Under pressure to get it right. Pressure systems in the workplace

Conducting safety tours with our clients is all part of the service.  Pressure systems and equipment is a common necessity for many businesses, we find them in place in the majority of the workplaces attended.  It is also common to find these systems installed or in use, with very little health and safety control past those that have been considered in the manufacture of the equipment.

Many types of pressure equipment can be hazardous. These include steam boilers and associated pipework, pressurised hot-water boilers, air compressors, air receivers and associated pipework, autoclaves, gas (eg LPG) storage tanks and chemical reaction vessels.

When things go wrong, these types of equipment can cause serious injuries and even fatalities. However, assessing the risks and putting proper precautions in place will minimise the chances of any accidents occurring.

Why is pressure equipment safety important?

If a piece of pressure equipment fails and bursts violently apart, the results can be devastating to people in its vicinity.

Parts of the equipment could also be propelled over great distances, causing injury and damage to people and buildings hundreds of metres away.

Assess the risks

Employers need to assess the levels of risk when working with pressure equipment. The level of risk from the failure of pressure systems and equipment depends on a number of factors including:

  • the pressure in the system
  • the type of liquid or gas and its properties
  • the suitability of the equipment and pipework that contains it
  • the age and condition of the equipment
  • the complexity and control of its operation
  • the prevailing conditions (eg a process carried out at high temperature)
  • the skills, knowledge and experience of the people who maintain, test and operate the pressure equipment and systems

Basic precautions

To reduce the risks employers need to know (and act on) some basic precautions:

  • Ensure the system can be operated safely, for example without having to climb or struggle through gaps in pipework or structures
  • Be careful when repairing or modifying a pressure system. Following a major repair and/or modification, the whole system may need to be re-examined before allowing the system to come back into use
  • Ensure there is a set of operating instructions for all of the equipment in the system and for the control of the system as a whole, including in emergencies
  • There should be a maintenance programme for the system as a whole. It should take into account the system and equipment age, its uses and the environment in which it is being used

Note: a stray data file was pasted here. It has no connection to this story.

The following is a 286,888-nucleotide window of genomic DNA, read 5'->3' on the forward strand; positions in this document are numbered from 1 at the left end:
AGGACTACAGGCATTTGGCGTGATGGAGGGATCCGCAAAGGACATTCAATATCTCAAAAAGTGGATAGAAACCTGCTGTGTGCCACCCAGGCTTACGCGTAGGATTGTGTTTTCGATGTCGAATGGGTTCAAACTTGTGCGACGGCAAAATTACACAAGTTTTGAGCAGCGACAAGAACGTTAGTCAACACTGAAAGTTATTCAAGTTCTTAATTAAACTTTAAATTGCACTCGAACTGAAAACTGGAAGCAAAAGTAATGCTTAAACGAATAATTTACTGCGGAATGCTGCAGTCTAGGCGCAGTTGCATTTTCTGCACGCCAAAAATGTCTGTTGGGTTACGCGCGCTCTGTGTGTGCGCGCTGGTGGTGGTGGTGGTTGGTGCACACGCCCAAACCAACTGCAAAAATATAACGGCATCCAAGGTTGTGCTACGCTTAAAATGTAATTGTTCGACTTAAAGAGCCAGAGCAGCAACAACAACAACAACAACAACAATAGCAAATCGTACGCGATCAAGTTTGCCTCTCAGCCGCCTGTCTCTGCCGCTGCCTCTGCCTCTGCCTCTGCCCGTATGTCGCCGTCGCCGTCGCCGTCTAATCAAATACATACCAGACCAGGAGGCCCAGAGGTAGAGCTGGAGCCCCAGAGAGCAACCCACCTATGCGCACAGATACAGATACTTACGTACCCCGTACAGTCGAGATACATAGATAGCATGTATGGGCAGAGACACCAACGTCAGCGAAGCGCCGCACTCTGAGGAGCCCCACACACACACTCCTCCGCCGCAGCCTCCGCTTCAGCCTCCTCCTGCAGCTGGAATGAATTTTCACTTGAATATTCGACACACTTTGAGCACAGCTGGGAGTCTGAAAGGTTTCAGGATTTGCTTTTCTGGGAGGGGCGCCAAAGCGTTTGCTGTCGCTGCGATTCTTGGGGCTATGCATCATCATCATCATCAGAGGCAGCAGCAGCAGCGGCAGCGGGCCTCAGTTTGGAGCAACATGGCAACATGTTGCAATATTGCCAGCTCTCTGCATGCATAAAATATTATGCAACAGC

Written scheme of examination

A written scheme of examination is required for most pressure systems:

  • This should be drawn up (or certified as suitable) by a competent person – someone who has the necessary skills, knowledge and experience to carry out the work safely
  • It must cover all protective devices, every pressure vessel and those parts of pipelines and pipework which, if they fail, could be dangerous
  • The written scheme must specify the nature and frequency of examinations, and include any special measures that may be needed to prepare a system for a safe examination
  • Remember, a statutory examination carried out in line with a written scheme is designed to ensure your pressure system is suitable for your intended use. It is not a substitute for regular and routine maintenance

Management considerations

  • Consider whether the job can be done another way without using pressure equipment, for example using vacuum equipment for cleaning rather than compressed air. If you have to use pressure equipment, don’t use high-pressure equipment when low-pressure will do
  • Purchase pressure equipment that complies with the relevant product regulations
  • Before using pressure equipment, have a written scheme of examination if one is required. Also make sure that any inspections needed have been completed by a competent person, and that the results have been recorded
  • Always operate the equipment within the safe operating limits. If these are not provided by the manufacturer or supplier, a competent person can advise you, for example your employers’ liability insurer
  • Provide instruction and relevant training for the workers who are going to operate the pressure equipment and also include what to do in an emergency
  • Have an effective maintenance plan in place, which is carried out by appropriately trained people
  • Make sure that any modifications are planned, recorded and do not lead to danger

The law

The Pressure Systems Safety Regulations 2000 deal with the safe operation of a pressure system.

The Pressure Equipment Regulations 1999 deal with the design, manufacture and supply of pressure systems.

If you have any doubts about your current equipment, installation or you are considering purchasing new or upgrading existing systems, contact your advisor for more specific guidance.